I rise to speak in support of the many residents of Nathan, Salisbury and Moorooka who attended the recent public meeting at the Clubhouse Moorooka organised by a local Brisbane City councillor, Steve Griffiths. I declare upfront that I've been a resident of Moorooka for nearly two decades. Over 350 people attended the meeting, most committed to wanting to stop LNP Lord Mayor Schrinner's plans to allow the destruction of character homes, as set out in his draft Nathan, Salisbury, Moorooka Neighbourhood Plan.
The LNP lord mayor's proposal to build three- and five-storey apartments across large areas of Salisbury and Moorooka has caused significant concern in my local community. These leafy suburbs are right in the middle of Moreton and are within eight to 12 kilometres of the Brisbane CBD. The suburbs are filled with beautiful Queenslanders, large backyards and greenery. There are a number of issues to consider with the changes in the land management and land use around these three neighbourhoods, which developers have described as a goldmine. If the plan goes ahead then it will allow for up-zoning in areas where current character homes exist. When an area is rezoned, it loses its protection of those character homes built before World War II. This means that those homes can be removed and/or demolished to make way for new multistorey developments. Up-zoning will mean loss of backyards and greater density. Some of these houses have survived for over 100 years, but they may not survive Lord Mayor Schrinner's neighbourhood plan, because his plan could allow developers to demolish Queenslanders.
Don't get me wrong; the residents who attended the meeting are not against sensible density. However, they believe that you don't have to destroy character homes to make way for density, and they've also nominated other sites closer to the railway station where higher density homes could be built. What they do believe is that you can have density without destroying the character of a suburb. Residents don't feel as if they are being heard by the LNP dominated council. This draft neighbourhood plan, Schrinner's plan, received one of the highest number of submissions compared to any other plan, and the overall message from my residents is that they want to preserve character homes.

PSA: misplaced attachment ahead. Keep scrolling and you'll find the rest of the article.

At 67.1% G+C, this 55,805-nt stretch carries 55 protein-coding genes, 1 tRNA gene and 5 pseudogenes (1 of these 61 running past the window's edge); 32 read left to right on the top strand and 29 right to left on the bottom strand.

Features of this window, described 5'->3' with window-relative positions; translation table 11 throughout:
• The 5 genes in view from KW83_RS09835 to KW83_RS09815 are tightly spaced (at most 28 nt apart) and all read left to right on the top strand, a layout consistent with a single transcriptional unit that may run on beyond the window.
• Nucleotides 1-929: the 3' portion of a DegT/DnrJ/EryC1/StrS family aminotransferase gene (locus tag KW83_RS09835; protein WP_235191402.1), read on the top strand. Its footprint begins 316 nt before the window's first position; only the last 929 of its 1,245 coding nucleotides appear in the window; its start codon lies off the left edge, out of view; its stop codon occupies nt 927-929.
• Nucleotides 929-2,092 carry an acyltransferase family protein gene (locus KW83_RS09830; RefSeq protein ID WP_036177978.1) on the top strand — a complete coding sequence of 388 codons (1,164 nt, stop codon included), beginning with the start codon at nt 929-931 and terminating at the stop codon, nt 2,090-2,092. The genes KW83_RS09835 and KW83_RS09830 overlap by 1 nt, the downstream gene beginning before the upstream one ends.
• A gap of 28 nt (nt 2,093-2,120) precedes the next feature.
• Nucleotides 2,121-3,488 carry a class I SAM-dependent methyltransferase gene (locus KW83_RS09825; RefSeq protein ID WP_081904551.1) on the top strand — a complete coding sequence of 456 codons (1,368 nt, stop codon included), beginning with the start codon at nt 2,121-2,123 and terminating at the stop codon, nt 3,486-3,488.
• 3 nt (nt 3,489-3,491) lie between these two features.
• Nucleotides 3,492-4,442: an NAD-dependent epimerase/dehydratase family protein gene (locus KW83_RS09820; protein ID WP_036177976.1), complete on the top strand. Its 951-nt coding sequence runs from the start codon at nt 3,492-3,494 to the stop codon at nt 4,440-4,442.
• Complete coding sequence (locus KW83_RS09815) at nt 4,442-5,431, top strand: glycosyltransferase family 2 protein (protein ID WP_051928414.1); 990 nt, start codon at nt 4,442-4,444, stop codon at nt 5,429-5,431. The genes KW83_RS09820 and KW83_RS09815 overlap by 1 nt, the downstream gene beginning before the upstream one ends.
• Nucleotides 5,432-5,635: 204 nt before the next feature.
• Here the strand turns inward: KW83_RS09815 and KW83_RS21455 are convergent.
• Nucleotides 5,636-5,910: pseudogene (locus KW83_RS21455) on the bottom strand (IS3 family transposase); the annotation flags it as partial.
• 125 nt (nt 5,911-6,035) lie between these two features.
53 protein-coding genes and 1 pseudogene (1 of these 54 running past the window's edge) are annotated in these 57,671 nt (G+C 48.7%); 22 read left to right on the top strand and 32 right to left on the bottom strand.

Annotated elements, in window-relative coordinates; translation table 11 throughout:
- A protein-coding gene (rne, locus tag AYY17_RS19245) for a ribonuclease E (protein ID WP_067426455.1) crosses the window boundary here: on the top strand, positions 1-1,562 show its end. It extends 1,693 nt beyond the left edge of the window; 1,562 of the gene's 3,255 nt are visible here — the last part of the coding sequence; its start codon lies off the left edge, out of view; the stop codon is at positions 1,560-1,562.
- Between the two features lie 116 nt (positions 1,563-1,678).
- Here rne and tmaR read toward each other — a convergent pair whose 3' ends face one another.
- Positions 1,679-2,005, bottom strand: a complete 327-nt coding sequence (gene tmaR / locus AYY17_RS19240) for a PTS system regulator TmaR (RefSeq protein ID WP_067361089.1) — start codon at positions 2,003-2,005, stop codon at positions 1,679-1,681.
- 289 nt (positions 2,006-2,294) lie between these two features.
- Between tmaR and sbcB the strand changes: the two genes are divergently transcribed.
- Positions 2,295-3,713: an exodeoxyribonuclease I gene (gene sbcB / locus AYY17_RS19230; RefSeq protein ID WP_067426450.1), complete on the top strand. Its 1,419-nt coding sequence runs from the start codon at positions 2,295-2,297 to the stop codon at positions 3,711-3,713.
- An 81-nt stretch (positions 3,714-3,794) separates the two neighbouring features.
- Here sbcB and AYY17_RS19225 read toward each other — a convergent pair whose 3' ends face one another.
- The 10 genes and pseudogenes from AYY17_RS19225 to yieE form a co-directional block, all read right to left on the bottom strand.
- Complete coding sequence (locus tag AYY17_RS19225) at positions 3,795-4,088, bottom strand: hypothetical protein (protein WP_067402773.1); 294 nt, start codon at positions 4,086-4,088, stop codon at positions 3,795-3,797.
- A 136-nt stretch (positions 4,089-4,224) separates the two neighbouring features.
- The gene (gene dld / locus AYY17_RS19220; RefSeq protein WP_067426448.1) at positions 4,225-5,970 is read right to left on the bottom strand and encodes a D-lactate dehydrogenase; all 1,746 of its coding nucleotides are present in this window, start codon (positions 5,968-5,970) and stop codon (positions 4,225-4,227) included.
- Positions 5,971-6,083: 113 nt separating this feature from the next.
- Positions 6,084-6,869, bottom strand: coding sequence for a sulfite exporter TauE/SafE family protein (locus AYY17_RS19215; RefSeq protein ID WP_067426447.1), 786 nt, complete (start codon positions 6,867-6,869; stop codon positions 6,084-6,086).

Residents also viewed the consultation process as flawed. Brisbane City Council do not hold public meetings where all residents receive an invitation. Rather, they consult a selective group of around 30 people who are selected by the LNP dominated council, with no apparent guidelines as to how these residents are selected. The local councillor, Steve Griffiths, a long-serving councillor, is not allowed to speak during these consultations. Mr Speaker, do you know who is allowed to speak? The members of the Better Suburbs Initiative Board. This is a group whose role, according to the Brisbane City Council website, is 'to investigate opportunities for renewal in suburbs that are outside the city's inner five kilometres'. That sounds like code for 'development'. The members of this board are selected and appointed by the Liberal lord mayor. Some members of this board are from the development community, and some are affiliated with the lord mayor's political party. They get paid around $200,000 a year, and these board members apparently meet directly with council planners to talk about what they want to see in Nathan, Salisbury and Moorooka. While the minutes of the meetings with the 30 residents are online, there are no minutes of the board's meetings online. Where is the accountability and transparency? A secret board who have a say about our suburbs—it's outrageous. The Brisbane City Council should not be an organisation for only developers. The Brisbane City Council should be an organisation for the residents of my suburbs. It's extremely unfair that residents have a limited say in what happens in their own neighbourhood.
At the meeting I attended, the following resolutions were overwhelmingly agreed by residents. They want the Brisbane City Council to maintain and protect all existing character homes under the Nathan, Salisbury and Moorooka draft neighbourhood plan. They want sensible and sustainable development that is genuinely shaped by residents' feedback. They want the Brisbane City Council to commit to additional and upgraded services infrastructure such as more green space, a library, more community spaces, and connected and safe bikeways and footpaths. That's what the residents want. They also want transparency in the decisions made that affect where and how they live. This is not too much to ask, and I support the residents who attended that meeting, led by Councillor Steve Griffiths. I know that sensible development will need to take place in an Olympic city, but surely the Liberal lord mayor and his council, rather than relying on the advice given to him by the former member for Moreton appointed to that secret committee meeting, could go to the people of Brisbane—talk to them, hear their points of view—and have a development that reflects the views of the community rather than having something imposed on them by the Liberal lord mayor, Adrian Schrinner.